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AT&T boosts spectrum with Leap purchase

Regulators may resist, but giant cellco is after AWS licences and LTE users - though perhaps not the prepaid base

By CAROLINE GABRIEL

Published: 15 July, 2013

READ MORE: M&A | US | AT&T | Leap Wireless | LTE

There is a postscript to the recent M&A whirl in the US wireless world, with AT&T adding further to its spectrum pile by agreeing to acquire Leap Wireless.

The prepaid carrier has been left somewhat stranded since its arch-rival, roaming partner and often-touted merger prospect, MetroPCS, tied up instead with T-Mobile. An acquisition by a larger player, therefore, makes sense for its survival, but may worry antitrust regulators, since it removes yet another player from the mobile market. The MetroPCS/T-Mobile merger was approved on the basis that it made both operators more viable against the big two, but the Department of Justice and FCC - which scuppered AT&T's plans to acquire TMo itself - could be less positive about one of those two giants snapping up another cellco itself.

If AT&T gets its way, and an alternative bidder, such as Dish, does not materialize, it will pay $15 a share in cash, valuing the smaller company at $1.2bn. AT&T will get all Leap's licences, networks, retail stores and about 5m subscribers but the main attraction will be the firm's AWS frequencies, which will push AT&T ahead in its ongoing battle for spectrum capacity. It already holds AWS licences of its own and plans to start building out LTE in that band once it finishes its current 700MHz deployment.

Leap's CDMA network covers about 96m POPs in 35 states and its LTE services currently reach 21m of those people. The AWS and PCS spectrum covers 137m POPs, so in addition to existing LTE users, AT&T gets some additional unused 4G frequencies covering 41m potential customers.

The other interesting aspect of the deal is whether AT&T will finally take the prepaid market seriously. Despite some recent halfhearted moves, the leading two operators have largely steered clear of the reduced margins of the pay-as-you-go sector, leaving it to an increasingly bitter price war between T-Mobile/MetroPCS, Leap and Sprint's various prepaid brands, such as Boost and Virgin. However, while spectrum will be more valuable than a low end user base to AT&T, it may be eyeing the increasing tendency of relatively high value subscribers to opt for prepaid deals, especially for second devices such as tablets or for family members.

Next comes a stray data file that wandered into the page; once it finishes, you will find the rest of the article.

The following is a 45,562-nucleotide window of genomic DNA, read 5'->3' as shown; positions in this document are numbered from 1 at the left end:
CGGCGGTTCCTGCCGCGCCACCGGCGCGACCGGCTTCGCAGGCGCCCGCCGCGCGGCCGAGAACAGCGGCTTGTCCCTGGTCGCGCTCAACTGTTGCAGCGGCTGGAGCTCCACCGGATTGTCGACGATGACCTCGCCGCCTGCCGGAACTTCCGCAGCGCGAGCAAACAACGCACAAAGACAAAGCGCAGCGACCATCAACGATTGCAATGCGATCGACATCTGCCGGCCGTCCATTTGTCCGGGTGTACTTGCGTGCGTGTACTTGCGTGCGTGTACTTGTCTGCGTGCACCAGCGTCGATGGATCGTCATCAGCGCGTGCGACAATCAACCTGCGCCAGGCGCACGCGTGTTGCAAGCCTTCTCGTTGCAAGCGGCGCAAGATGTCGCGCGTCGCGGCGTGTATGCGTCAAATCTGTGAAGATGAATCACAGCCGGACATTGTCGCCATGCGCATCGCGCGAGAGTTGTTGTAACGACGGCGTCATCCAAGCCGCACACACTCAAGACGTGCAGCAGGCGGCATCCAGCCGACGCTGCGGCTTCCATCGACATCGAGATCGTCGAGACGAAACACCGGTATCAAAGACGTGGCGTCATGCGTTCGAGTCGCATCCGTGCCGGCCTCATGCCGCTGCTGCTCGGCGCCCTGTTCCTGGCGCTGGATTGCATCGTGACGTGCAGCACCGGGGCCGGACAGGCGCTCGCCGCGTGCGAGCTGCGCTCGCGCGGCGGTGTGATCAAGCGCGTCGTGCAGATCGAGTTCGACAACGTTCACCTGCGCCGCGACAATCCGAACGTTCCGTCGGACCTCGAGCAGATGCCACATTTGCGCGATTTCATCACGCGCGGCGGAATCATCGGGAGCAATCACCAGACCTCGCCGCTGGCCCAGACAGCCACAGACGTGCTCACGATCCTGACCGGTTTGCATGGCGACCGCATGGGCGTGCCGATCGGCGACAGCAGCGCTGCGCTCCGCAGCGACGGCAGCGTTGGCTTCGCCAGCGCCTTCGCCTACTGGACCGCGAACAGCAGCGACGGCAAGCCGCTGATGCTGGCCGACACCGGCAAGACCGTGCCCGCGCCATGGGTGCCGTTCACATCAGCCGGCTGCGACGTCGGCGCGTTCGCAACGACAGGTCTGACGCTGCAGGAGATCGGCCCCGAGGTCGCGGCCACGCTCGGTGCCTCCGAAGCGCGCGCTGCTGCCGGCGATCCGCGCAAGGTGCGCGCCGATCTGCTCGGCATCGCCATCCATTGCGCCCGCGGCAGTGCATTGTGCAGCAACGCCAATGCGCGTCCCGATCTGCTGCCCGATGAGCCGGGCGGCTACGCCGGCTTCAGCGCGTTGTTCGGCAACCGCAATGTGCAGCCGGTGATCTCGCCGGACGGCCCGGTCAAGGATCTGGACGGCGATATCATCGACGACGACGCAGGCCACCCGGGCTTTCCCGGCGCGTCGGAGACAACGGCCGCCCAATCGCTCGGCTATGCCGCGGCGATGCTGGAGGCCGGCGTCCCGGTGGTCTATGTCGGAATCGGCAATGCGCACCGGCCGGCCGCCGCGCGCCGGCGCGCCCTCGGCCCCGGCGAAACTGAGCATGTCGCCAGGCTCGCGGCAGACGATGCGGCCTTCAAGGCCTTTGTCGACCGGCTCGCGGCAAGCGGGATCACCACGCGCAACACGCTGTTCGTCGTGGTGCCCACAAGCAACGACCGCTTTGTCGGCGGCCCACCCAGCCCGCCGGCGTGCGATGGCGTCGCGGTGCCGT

"It's mostly about spectrum," Craig Moffett of Moffett Research told CNet. "They keep Leap's spectrum out of T-Mobile's hands. Most people thought T-Mobile would be the eventual buyer."

However, accommodating 5.2m prepaid, mainly low value (in AT&T terms) customers will create challenges, especially as the business is not growing - Leap lost a net 93,037 customers in the first quarter and posted a net loss of $109.6m. And of course, its 3G/CDMA network is incompatible with AT&T's HSPA(+) system. The acquirer will have to find ways to migrate those users to LTE as quickly as possible, or further subscriber losses in low-ARPU 3G may actually be welcome.

AT&T's own prepaid efforts have been lackluster. It does offer the Go pay-as-you-go service and recently started testing a new offering called Aio Wireless, but in the first quarter this year, it reported a net loss of 184,000 prepaid customers.

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